Bakhmut is 'a slaughter-fest for the Russians'

Bakhmut is 'a slaughter-fest for the Russians'

March 30, 2023

Bakhmut is ‘a slaughter-fest for the Russians’ who are ‘getting hammered’ by Ukrainian forces in the area and ‘not making any progress whatsoever’

  • US General Mark Milley said late last night that Russia was suffering major losses
  • Hard fighting in and around Bakhmut has inflicted huge casualties on both sides

Russian forces are ‘getting hammered’ in the battle for the eastern Ukrainian city of Bakhmut in fighting described as a ‘slaughter-fest’ by senior US officials.

Chairman of the US joint chiefs of staff General Mark Milley told lawmakers late last night: ‘The Russians have not made any progress whatsoever in and around Bakhmut.

‘It’s a slaughter-fest for the Russians. They’re getting hammered in the vicinity of Bakhmut and the Ukrainians have fought very very well.’

But Ukrainian officials, including President Volodymyr Zelensky, have admitted in recent days that Russian troops managed to gain some ground, despite having suffered horrendous losses.

‘Enemy forces had a degree of success in their actions aimed at storming the city of Bakhmut,’ the General Staff of the Ukrainian armed forces said in a regular report late on Wednesday.

‘Our defenders are holding the city and are repelling numerous enemy attacks.’

Ukrainian soldiers of the 28th brigade walk together at their position on the frontline near Bakhmut, Donetsk region, Ukraine, Monday, March 27, 2023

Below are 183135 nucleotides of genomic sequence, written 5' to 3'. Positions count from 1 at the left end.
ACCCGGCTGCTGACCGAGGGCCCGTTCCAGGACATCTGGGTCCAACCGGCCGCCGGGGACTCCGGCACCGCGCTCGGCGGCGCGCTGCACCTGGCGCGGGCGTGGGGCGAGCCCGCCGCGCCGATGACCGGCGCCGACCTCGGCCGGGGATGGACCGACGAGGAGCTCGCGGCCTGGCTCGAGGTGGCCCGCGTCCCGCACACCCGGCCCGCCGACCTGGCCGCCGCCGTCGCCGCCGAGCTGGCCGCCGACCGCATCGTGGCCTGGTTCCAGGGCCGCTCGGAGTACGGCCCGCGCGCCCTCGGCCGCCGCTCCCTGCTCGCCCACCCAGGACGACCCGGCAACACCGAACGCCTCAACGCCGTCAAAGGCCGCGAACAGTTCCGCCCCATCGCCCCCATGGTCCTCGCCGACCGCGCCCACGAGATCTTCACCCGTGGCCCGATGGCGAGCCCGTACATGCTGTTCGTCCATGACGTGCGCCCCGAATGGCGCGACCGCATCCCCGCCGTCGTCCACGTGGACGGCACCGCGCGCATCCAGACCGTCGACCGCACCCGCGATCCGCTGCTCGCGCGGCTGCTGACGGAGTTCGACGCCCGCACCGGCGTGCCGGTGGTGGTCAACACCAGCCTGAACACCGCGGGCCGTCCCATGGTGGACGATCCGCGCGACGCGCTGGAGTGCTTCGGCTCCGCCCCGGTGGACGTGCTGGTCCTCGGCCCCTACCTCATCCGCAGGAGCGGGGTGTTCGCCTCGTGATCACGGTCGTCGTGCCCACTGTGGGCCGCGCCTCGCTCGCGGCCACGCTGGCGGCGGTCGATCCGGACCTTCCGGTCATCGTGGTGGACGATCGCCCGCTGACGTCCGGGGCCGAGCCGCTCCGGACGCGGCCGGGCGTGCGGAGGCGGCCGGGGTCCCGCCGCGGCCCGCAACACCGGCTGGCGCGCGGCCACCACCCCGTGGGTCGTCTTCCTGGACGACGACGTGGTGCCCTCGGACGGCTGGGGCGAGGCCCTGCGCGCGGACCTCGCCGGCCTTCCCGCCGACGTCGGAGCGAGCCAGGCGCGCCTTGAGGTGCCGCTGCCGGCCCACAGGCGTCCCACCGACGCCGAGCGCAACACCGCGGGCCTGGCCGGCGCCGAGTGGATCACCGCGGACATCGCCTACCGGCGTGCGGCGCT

Ukrainian soldiers of the 28th brigade fire a mortar at Russian positions on the frontline near Bakhmut, Donetsk region, Ukraine, Monday, March 27, 2023

A Ukrainian tank rolls on a muddy road near Bakhmut, Donetsk region, on March 29, 2023

The mining city of Bakhmut and surrounding towns in the eastern industrial region of Donetsk have been the focal point of assault for much of Russia’s 13-month-long invasion of Ukraine. 

READ MORE: Wife of Russian colonel accused of being behind the destruction of Mariupol is duped into taking sultry snaps along with the partners of the rest of his regiment – and sending them to Ukrainian hackers 


Brutal close-quarters urban combat in the city itself and World War One-style trench warfare in the surrounding countryside have resulted in an awful attrition rate, with both sides losing thousands of troops. 

Soldiers have begun referring to the conflict as the ‘Bakhmut meat grinder’ amid the bloodshed, with Russian troops – many of them conscripts or prisoners recruited by the infamous Wagner mercenary group – being forced to embark on suicidal ‘human wave’ missions to exhaust Ukrainian resources. 

Speaking with the Associated Press earlier this week, President Zelensky warned defeat in the battle for Bakhmut would enable Russia to start building international support for a deal that would require his nation to make unacceptable compromises. 

Zelensky said if the city were to fall to Russian forces after a protracted battle, president Vladimir Putin would ‘sell this victory to the West, to his society, to China, to Iran’.

‘If he will feel some blood – smell that we are weak – he will push, push, push,’ he told the Associated Press, adding that a loss anywhere at this stage in the war could put Ukraine’s hard-fought momentum at risk.

‘We can’t lose the steps because the war is a pie – pieces of victories. Small victories, small steps,’ he said.